the Confrontation Clauses of the United States and Minnesota Constitutions, an
accused has the right to confront adverse witnesses. U.S. Const. amends. VI, XIV; Minn. Const. art. 1, § 6; Pointer v. Texas, 380 U.S. 400, 403, 85
S. Ct. 1065, 1068 (1965); State v. Greer,
635 N.W.2d 82, 89 (Minn. 2001). A
Confrontation Clause violation is subject to a harmless-error analysis. State
v. King, 622 N.W.2d 800, 809 (Minn. 2001).
Evidence admitted in violation of the Confrontation Clause is not
harmless error unless the evidence in other respects is overwhelming or, in
other words, the evidence of guilt is so strong as to convince this court that
the erroneously admitted evidence did not affect the outcome of the case. State
v. Olson, 291 N.W.2d 203, 206 (
Two of the documents submitted after trial were copies of statutes, which the district court could have obtained on its own. The e-mail from the DNR staff person that describes the documents submitted after trial does not interpret or add anything to the documents. The other two documents, a map and excerpts from the Lac qui Parle WMA master plan, are evidentiary. The map does not show the WMA boundaries with as much clarity as the exhibits introduced at trial. The excerpts from the master plan relate to the purpose and goals of the Lac qui Parle WMA and are not relevant to the district court’s findings and conclusions.
Although the district court acted improperly in receiving evidence after trial, considering the content of the information included in the posttrial submission and the absence of any indication that the district court relied on the information in making its decision, we are convinced that the evidence did not affect the outcome of this case.
contends that the district court’s comments questioning whether a lake can be part of a WMA indicate that the district court did
not believe that the evidence submitted at trial was sufficient to find him
guilty. But those comments go to the
legal authority for including a lake within a WMA rather than to the
credibility of evidence showing that
argues that Minn. R. 6230.0250, subp. 10.A, does not apply to appellant’s
private property. Minn. Stat.
§ 97A.135, subd. 1 (2004), permits the state to acquire wildlife lands by
condemnation. The state acquired the
Appellant also argues that the district court incorrectly cited Minn. Stat. § 84A.55, subd. 11 (2004), as authority for promulgating rules governing WMAs. We agree. The prosecutor cited section 84A.55, subd. 11, as authority for the commissioner of natural resources to promulgate rules necessary for managing WMAs, and the district court apparently relied on this citation. However, Minn. R. 6230.0250 identifies Minn. Stat. §§ 14.06, 86A.06, and 97A.137 (2004) as the statutory authority for the codified rule. But the district court’s incorrect citation of authority for Minn. R. 6230.0250 is not a basis for reversing appellant’s conviction for violating Minn. R. 6230.0250, subp. 10.A. The commissioner of natural resources has authority under Minn. Stat. § 86A.06 to promulgate rules relating to wildlife-management areas, and appellant has not shown that Minn. R. 6230.0250, subp. 10.A, was not properly promulgated.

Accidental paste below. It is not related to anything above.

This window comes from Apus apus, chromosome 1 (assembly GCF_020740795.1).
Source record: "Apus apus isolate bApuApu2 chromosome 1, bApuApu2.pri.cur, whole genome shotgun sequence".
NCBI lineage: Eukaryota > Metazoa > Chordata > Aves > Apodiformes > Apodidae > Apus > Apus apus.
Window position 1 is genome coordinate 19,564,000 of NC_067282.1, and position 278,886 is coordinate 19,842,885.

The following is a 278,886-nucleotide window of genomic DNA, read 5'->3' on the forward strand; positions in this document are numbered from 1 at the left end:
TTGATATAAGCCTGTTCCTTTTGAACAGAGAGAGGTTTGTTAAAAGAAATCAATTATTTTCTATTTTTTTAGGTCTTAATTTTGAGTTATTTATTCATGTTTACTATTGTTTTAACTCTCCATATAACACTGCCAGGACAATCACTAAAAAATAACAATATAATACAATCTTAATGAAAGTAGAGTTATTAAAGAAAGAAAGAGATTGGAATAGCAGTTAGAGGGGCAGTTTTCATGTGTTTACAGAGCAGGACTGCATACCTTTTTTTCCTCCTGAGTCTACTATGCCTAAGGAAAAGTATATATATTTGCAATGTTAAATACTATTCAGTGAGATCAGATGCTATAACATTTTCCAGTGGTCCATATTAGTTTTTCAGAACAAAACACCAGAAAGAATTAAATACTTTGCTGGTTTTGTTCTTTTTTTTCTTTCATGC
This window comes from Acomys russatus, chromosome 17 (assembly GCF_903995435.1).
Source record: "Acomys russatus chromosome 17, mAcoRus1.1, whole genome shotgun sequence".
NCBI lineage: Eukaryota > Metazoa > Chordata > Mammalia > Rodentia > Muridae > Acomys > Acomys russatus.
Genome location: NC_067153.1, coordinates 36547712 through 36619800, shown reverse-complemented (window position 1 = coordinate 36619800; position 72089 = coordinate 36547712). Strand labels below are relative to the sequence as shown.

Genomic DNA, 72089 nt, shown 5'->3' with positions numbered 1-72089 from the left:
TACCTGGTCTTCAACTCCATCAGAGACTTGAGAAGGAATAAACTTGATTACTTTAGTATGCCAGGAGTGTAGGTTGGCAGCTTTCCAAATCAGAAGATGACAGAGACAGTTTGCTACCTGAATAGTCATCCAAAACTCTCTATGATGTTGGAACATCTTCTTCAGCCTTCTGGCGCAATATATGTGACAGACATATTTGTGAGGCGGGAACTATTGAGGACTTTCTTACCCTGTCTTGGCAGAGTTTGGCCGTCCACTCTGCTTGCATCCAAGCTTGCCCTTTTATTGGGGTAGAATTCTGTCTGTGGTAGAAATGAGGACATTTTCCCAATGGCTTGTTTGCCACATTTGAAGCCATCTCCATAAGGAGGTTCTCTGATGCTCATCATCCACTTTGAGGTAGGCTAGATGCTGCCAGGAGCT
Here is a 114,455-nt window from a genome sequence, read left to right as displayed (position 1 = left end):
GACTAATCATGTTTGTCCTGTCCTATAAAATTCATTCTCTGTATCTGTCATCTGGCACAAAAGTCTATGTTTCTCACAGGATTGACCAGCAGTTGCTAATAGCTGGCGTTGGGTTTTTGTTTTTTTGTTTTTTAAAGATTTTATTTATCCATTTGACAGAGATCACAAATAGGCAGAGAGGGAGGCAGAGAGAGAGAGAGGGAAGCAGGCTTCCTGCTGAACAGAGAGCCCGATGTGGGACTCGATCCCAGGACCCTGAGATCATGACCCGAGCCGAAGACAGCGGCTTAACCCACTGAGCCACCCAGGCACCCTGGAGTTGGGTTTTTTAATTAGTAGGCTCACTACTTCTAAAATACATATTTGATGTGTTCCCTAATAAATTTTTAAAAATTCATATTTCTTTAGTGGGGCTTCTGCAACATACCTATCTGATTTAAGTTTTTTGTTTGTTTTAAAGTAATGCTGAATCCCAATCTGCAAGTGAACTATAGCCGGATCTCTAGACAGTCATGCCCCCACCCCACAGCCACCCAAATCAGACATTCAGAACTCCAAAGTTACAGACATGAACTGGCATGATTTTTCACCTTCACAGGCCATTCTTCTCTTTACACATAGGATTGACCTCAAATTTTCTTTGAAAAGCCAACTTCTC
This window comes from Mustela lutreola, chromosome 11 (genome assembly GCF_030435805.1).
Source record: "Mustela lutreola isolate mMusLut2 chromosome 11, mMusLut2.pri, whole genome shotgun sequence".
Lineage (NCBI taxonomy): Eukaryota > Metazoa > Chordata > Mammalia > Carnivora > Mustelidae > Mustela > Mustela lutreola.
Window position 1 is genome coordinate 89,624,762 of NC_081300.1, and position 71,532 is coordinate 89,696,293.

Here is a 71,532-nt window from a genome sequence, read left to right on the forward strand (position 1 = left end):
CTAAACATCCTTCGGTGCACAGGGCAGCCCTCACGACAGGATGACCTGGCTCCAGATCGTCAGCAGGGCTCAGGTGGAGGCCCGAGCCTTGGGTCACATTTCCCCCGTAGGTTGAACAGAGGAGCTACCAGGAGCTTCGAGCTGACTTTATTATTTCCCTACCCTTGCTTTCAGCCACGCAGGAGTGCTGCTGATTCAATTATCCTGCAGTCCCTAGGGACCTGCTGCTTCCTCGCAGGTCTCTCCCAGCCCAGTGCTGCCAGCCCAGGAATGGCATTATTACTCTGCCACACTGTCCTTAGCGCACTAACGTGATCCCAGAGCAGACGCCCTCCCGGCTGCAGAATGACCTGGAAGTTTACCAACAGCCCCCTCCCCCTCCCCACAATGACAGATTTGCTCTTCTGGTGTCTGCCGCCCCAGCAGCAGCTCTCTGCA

Appellant argues that his conviction must be reversed because the Lac qui Parle WMA was not posted in conformity with Minn. Stat. §§ 97A.137, subd. 2, 97B.001 (2004). Minn. Stat. § 97A.137 states:
Subdivision 1. Hunting and fishing. Wildlife management areas are open to hunting and fishing unless closed by rule of the commissioner or by posting under subdivision 2.
Subd. 2. Commissioner may restrict entry to designated areas. The commissioner may, by posting in accordance with section 97B.001, subdivision 4, designate areas within wildlife management areas that are closed to entry for the purpose of providing areas where disturbance of wildlife can be minimized. A person may not enter an area posted under this subdivision except as authorized by rule or a permit issued by the commissioner.
posting requirements cited by appellant do not apply to this case. The posting requirements of Minn. Stat.
§ 97A.137, subds. 1-2, apply only when WMAs are closed to hunting and
fishing and closed to entry other than by rule or permit. Marsh Lake was not closed to hunting or
fishing, and Minn. R. 6230.0250, subp. 10.A, restricts only the means of
traveling within WMAs. Minn. Stat.
§ 97B.001 applies to privately owned lands, and the place on
argues that his riparian rights take precedence over Minn. R. 6230.0250. Riparian rights are
the rights to reasonably use the surface of waters abutting a parcel of real
property. Johnson v. Seifert, 257 Minn. 159, 168-69, 100 N.W.2d 689, 696-97
(1960). A person does not own the water;
rather, a person who owns a lakeshore or lakebed has the riparian right to use
and enjoy the water. Pratt v. State, Dep’t of Natural Res., 309
N.W.2d 767, 772 (
* Retired judge of the district court, serving as judge of the Minnesota Court of Appeals by appointment pursuant to Minn. Const. art. VI, § 10.
 The district court’s finding of fact no. 1 incorrectly states, “[Appellant] was charged with violating Minn. R. 6230.0250 subpart 10C (amended at trial from subpart 10A as incorrectly noted on the citation).” The citation was amended to charge appellant with violating Minn. R. 6230.0250, subp. 10.A. Subpart 10.A prohibits persons from operating ATVs in WMAs, and subpart C creates an exception when ATVs are used for ice fishing.